There were tears of joy and gratitude when the Minister of Defence Nosiviwe Mapisa-Nqakula accompanied by various stakeholders visited Siviwe School of Skills in Gugulethu to inspect the construction work being done by the South African Navy.
The initiative, which is called a legacy project, forms part of the Department of Defence’s social upliftment programme and seeks to refurbish and rebuild schools in disadvantaged communities.
The SA Navy have so far painted all the classrooms at the school, installed air-conditioning systems, built cabinets and fixed blocked toilets.
They are currently in the first stages of building a soccer field and planting a garden.
The department said it would spend an estimated R300 000 in total.
Ms Mapisa-Nqakula said what the department had done for the school was not a favour but it was bringing what was due to them.
She said their action was intended to uplift and change the lives of black children. She said what they had done for the school was not to gain cheap political points but it was about bringing services.
Ms Mapisa-Nqakula said the South African National Defence Force had a mandate to make a difference in the lives of South Africans especially in the education sector.
She believes that each child has the right to receive quality education and be given the necessary tools for learning.
Ms Mapisa-Nqakula said such programmes were important as they enabled the soldiers to play their active role in community upliftment.
She said through this programme they showed the community that the role of soldiers was not only to fight and defend the country but also that they were kind and caring.
Ms Mapisa-Nqakula told the pupils that they should never feel ashamed they were studying at a special skills school. She said they should be proud of who they were and let each and every skill they possessed be a shining light in their lives.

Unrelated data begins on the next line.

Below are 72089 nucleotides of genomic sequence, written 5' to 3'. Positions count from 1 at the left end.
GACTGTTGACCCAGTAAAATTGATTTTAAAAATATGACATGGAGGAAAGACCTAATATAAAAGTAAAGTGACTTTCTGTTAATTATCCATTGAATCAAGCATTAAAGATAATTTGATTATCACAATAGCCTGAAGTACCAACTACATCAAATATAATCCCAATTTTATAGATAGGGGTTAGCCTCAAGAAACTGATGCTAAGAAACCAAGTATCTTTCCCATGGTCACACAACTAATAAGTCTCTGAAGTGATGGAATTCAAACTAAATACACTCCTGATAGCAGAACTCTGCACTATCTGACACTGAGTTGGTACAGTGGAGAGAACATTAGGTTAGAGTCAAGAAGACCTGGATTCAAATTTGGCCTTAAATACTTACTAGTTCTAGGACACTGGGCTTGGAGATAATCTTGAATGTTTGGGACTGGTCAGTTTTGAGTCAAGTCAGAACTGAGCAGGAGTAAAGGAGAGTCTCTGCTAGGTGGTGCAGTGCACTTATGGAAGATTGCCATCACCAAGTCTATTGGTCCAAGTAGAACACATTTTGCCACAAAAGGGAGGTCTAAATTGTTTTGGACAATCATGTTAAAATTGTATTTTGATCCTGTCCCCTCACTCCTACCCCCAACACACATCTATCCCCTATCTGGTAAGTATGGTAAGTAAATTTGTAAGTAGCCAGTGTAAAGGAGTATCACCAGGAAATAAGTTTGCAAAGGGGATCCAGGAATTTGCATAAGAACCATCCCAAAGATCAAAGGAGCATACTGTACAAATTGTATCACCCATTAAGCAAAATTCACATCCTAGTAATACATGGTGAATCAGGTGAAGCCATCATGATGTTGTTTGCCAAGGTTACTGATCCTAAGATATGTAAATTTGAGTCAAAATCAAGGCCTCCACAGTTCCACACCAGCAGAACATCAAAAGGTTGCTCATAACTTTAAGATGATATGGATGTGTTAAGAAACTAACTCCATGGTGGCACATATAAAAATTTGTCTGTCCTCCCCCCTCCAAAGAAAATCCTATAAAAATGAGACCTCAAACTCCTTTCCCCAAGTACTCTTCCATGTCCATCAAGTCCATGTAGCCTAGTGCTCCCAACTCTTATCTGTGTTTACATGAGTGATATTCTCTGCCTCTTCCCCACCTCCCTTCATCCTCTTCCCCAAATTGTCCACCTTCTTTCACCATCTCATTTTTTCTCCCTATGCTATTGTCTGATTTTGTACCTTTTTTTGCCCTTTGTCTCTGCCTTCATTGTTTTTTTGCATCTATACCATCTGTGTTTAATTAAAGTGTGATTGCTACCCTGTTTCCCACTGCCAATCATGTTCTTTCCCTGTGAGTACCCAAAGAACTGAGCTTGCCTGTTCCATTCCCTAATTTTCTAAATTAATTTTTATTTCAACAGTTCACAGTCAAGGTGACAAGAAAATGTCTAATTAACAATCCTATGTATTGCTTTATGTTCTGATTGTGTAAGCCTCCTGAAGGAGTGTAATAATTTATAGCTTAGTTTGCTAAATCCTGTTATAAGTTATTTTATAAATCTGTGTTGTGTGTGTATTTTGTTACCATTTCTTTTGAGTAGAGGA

“The fact that you are here, means you are a special child. Every child is a gift from God. Through this programme I want to see the betterment of our children’s lives. Education is the number one priority. I wish we could do more. I want to see our children learning in the same standard as other schools in posh suburbs. We are here to deliver what we promised as the government to you. I want to bring hope to these children through this programme,” she said.
The minister made an appeal to the children to not get pregnant at a young age and instead focus on their studies.
She said she hopes to see each and every one of these children being professionals and academics. She appealed to the community to protect the school property and everything being given to the school.
School principal Yolanda Lupondo could not contain her emotions and expressed her sincere gratitude to the minster and everyone involved in the project. Ms Lupondo said the donation was a big relief and has made the school a conducive place of learning and teaching. She said the pupils would also be proud of their school and that inspires them to excel in their studies.
“I have no words to express my excitement. I will always remain indebted to the Department of Defence for what they had done for us,” she said.
Chief education specialist, Arthur Cowley, said the pupils should use the resources given to learn. He said they should be a shining light in their communities and be the next role models. He urged the pupils to always stay in school and be agents of change in their communities.